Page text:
In the Joffrey’s Swan Lake, there’s no lake and no love, but there’s plenty of self-reflection | Dance | Chicago Reader

In the Joffrey’s Swan Lake, there’s no lake and no love, but there’s plenty of self-reflection 

Victoria Jaiani’s performance as Odette and Odile deserves better.

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Cheryl Mann

Even Baryshnikov has professed his boredom with Swan Lake, the ballet that practically serves as a metonym for the entire genre. He isn't alone—must we endure the pomp of the court scenes when all anyone wants is to get on with the swans? Perhaps impatience with the four-act behemoth paved the way for abstract ballet. But would Swan Lake matter without the narrative (lust, love, the eternal search for the ideal mate, the idea that a woman without a marriage proposal is no better than an animal, etc) that holds its parts together?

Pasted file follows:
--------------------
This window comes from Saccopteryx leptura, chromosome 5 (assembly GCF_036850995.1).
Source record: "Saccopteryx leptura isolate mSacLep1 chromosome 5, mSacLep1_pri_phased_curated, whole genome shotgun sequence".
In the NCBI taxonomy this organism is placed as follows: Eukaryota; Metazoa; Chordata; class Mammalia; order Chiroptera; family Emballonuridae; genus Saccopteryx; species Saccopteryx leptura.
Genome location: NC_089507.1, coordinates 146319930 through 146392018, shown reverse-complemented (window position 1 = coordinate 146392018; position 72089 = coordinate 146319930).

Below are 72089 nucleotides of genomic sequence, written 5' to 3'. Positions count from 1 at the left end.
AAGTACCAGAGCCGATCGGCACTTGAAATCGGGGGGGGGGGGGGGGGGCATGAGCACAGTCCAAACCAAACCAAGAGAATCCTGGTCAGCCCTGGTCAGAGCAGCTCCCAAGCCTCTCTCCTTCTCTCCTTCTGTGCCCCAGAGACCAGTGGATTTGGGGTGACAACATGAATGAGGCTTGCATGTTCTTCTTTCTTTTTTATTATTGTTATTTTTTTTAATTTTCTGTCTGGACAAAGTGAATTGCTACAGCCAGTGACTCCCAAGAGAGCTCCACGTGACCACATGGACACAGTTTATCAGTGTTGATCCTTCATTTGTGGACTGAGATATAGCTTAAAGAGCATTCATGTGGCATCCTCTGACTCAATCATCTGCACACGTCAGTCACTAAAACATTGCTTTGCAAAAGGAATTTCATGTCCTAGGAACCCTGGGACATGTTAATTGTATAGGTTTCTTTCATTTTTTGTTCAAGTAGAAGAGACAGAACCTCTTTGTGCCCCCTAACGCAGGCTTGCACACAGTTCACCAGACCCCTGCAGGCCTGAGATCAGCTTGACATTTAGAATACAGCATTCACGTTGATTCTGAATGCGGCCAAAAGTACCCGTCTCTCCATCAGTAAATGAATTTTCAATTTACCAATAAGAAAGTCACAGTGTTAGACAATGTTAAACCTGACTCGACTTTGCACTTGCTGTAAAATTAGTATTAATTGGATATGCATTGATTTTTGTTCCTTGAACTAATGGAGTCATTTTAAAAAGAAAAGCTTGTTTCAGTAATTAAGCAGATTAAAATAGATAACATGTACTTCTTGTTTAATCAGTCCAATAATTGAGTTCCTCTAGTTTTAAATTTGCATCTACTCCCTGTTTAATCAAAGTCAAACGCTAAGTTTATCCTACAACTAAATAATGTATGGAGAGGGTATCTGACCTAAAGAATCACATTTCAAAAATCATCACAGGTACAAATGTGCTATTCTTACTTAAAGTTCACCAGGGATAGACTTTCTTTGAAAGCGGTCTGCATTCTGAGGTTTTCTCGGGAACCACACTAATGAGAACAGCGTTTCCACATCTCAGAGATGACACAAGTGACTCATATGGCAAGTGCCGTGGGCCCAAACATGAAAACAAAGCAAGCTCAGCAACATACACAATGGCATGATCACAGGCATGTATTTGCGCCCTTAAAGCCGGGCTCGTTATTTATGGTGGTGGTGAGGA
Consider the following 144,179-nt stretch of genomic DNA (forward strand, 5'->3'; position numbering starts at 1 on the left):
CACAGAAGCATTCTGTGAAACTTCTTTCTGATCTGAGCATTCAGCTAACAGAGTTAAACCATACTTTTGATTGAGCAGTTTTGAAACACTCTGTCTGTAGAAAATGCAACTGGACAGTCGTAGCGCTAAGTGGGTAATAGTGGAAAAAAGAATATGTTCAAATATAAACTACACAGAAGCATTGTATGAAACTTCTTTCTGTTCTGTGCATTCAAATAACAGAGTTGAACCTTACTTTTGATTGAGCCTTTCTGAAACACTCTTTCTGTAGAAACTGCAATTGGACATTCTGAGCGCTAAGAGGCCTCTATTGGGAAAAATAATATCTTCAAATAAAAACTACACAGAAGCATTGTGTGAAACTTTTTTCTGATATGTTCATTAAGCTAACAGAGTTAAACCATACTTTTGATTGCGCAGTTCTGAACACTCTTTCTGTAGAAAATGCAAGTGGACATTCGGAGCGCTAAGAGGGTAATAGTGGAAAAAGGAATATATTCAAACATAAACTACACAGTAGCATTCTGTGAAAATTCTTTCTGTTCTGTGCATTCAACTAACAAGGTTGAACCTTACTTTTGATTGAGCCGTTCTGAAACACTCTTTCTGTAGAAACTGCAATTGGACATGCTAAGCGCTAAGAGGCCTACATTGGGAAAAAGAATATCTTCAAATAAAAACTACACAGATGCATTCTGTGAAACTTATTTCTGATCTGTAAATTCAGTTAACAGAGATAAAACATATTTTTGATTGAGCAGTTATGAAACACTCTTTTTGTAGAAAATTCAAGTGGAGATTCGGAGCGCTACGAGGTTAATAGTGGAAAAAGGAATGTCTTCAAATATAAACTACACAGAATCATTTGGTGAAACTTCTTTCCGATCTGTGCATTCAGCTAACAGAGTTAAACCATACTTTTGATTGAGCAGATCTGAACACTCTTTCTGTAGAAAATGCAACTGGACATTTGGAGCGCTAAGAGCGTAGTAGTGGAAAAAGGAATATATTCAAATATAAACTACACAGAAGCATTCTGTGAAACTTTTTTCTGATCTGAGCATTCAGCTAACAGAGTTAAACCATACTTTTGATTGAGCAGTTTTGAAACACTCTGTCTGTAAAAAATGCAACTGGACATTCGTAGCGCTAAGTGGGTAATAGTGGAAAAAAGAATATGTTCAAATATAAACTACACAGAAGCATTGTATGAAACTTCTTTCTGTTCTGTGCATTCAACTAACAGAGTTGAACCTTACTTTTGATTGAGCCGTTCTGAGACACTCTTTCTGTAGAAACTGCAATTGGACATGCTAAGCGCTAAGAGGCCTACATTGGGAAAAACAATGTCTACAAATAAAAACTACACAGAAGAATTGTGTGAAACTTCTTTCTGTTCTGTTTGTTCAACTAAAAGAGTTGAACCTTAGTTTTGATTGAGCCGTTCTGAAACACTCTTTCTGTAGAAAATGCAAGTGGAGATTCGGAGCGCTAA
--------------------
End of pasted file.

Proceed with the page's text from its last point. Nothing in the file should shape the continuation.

Christopher Wheeldon's 2004 rendition doesn't reduce the familiar agony by shortening the ballet. Rather, Wheeldon strips the ballet of all attempts at storytelling by making the whole enterprise take place inside the walls of a ballet studio. Is ballet so out of touch that all it can imagine is itself? The mirror that serves as the central set piece seems a significant clue. Mercifully Wheeldon barely touches Act II and the Black Swan pas, without which those who love the ballet would surely riot. But Wheeldon turns the international parade of princesses seeking Siegfried's suit in Act III into a gala dinner where dancers perform for patrons—including a literal striptease.

On opening night, Victoria Jaiani danced a frail, nearly moribund Odette with downcast eyes and endless, fluid limbs supported by Dylan Gutierrez's noble Siegfried. Her Odile was a dazzling contrast, dangerously seductive, brilliantly alive in every nuance. How could Siegfried choose otherwise? Why should we?   v

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